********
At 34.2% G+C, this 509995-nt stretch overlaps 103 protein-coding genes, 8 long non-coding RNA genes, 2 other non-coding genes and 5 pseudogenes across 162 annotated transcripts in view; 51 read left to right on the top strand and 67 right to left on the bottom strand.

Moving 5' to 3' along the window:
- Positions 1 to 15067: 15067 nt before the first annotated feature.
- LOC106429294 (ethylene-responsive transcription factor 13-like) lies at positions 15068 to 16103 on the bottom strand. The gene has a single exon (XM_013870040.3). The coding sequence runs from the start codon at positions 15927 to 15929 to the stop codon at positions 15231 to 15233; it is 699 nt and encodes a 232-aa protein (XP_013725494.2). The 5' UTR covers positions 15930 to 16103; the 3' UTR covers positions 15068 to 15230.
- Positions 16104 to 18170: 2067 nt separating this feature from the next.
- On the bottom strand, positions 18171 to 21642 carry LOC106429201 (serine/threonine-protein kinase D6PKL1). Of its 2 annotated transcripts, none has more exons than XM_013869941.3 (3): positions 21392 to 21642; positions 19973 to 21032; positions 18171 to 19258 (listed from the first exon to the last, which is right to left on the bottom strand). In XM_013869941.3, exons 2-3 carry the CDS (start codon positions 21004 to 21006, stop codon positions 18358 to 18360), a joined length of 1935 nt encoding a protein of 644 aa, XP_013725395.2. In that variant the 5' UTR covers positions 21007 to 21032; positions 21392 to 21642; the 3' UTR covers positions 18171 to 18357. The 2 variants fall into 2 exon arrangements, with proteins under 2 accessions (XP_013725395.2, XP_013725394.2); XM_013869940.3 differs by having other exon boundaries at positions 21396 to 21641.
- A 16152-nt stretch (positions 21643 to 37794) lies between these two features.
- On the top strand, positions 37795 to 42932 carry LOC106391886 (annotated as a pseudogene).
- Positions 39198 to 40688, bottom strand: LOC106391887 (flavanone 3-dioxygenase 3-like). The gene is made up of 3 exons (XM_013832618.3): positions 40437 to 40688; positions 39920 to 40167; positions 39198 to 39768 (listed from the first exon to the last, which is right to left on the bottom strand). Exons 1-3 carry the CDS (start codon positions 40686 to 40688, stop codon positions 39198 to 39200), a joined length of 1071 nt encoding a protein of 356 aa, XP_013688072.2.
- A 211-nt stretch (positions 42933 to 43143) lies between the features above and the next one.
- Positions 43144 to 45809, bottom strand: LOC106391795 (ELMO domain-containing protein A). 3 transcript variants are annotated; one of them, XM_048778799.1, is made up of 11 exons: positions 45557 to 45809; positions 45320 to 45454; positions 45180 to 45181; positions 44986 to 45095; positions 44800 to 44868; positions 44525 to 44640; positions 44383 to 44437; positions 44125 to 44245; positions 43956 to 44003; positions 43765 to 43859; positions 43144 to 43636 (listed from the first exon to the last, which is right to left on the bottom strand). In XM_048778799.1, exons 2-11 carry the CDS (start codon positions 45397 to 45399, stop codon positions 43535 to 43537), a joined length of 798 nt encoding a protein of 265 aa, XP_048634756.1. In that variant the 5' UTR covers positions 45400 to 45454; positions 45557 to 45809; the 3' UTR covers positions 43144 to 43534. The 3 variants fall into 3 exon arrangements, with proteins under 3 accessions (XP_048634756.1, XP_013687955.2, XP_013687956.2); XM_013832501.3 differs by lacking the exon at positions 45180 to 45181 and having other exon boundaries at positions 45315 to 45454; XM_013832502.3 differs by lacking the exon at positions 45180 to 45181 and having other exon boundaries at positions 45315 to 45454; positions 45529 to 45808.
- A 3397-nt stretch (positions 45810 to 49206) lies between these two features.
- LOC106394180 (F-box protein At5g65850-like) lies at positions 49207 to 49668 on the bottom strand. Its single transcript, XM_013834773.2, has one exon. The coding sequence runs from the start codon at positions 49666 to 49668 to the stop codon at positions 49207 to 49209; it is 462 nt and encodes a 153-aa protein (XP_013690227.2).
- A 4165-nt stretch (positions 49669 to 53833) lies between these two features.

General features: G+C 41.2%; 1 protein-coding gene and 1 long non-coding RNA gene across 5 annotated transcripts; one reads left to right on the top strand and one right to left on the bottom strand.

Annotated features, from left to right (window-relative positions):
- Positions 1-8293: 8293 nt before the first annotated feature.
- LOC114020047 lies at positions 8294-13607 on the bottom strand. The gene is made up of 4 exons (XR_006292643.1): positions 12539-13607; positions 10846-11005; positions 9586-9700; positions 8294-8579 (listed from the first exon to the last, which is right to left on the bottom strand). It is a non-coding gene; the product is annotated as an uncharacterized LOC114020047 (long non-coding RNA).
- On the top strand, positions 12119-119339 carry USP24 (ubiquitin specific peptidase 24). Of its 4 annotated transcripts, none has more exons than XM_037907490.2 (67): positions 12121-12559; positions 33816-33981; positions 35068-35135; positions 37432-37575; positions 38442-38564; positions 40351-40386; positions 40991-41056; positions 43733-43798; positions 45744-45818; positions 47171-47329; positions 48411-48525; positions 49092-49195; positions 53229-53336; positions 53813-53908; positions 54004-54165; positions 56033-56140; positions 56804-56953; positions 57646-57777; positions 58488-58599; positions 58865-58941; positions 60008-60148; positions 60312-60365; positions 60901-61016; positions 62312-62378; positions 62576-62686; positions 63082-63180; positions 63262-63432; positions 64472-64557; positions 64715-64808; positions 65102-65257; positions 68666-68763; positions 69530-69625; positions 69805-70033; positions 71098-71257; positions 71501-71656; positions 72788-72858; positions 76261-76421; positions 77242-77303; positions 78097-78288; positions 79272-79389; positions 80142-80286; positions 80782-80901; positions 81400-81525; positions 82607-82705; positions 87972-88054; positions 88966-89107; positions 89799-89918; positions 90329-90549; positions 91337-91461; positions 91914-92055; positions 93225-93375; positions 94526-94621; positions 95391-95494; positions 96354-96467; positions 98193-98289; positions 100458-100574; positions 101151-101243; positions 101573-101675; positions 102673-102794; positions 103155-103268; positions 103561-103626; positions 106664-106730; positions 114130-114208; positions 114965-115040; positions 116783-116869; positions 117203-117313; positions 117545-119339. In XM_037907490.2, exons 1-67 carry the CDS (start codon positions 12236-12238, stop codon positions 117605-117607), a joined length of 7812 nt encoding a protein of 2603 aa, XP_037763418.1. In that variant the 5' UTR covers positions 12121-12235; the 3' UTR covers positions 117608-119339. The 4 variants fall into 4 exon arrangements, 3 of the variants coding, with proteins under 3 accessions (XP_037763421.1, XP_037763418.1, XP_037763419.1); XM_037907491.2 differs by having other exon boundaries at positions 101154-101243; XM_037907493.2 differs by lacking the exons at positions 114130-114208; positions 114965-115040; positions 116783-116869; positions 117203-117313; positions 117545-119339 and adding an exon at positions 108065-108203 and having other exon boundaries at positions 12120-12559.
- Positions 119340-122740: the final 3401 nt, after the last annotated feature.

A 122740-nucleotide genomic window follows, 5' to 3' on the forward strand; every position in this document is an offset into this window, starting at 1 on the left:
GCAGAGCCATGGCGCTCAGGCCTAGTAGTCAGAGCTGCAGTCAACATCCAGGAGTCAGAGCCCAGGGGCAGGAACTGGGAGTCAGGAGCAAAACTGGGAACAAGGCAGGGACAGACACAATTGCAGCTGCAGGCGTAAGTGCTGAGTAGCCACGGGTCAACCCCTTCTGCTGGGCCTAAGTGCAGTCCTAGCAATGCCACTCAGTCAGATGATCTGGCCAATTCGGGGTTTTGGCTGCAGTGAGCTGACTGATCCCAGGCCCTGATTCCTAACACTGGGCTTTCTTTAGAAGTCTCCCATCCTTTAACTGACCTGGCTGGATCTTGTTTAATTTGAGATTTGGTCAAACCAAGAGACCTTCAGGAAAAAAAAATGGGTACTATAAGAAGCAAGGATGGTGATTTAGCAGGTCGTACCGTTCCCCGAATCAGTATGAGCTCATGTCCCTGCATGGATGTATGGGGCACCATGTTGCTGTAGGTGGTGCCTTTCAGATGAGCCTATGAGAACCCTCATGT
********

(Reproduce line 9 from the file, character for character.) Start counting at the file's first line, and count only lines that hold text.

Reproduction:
- Positions 39198 to 40688, bottom strand: LOC106391887 (flavanone 3-dioxygenase 3-like). The gene is made up of 3 exons (XM_013832618.3): positions 40437 to 40688; positions 39920 to 40167; positions 39198 to 39768 (listed from the first exon to the last, which is right to left on the bottom strand). Exons 1-3 carry the CDS (start codon positions 40686 to 40688, stop codon positions 39198 to 39200), a joined length of 1071 nt encoding a protein of 356 aa, XP_013688072.2.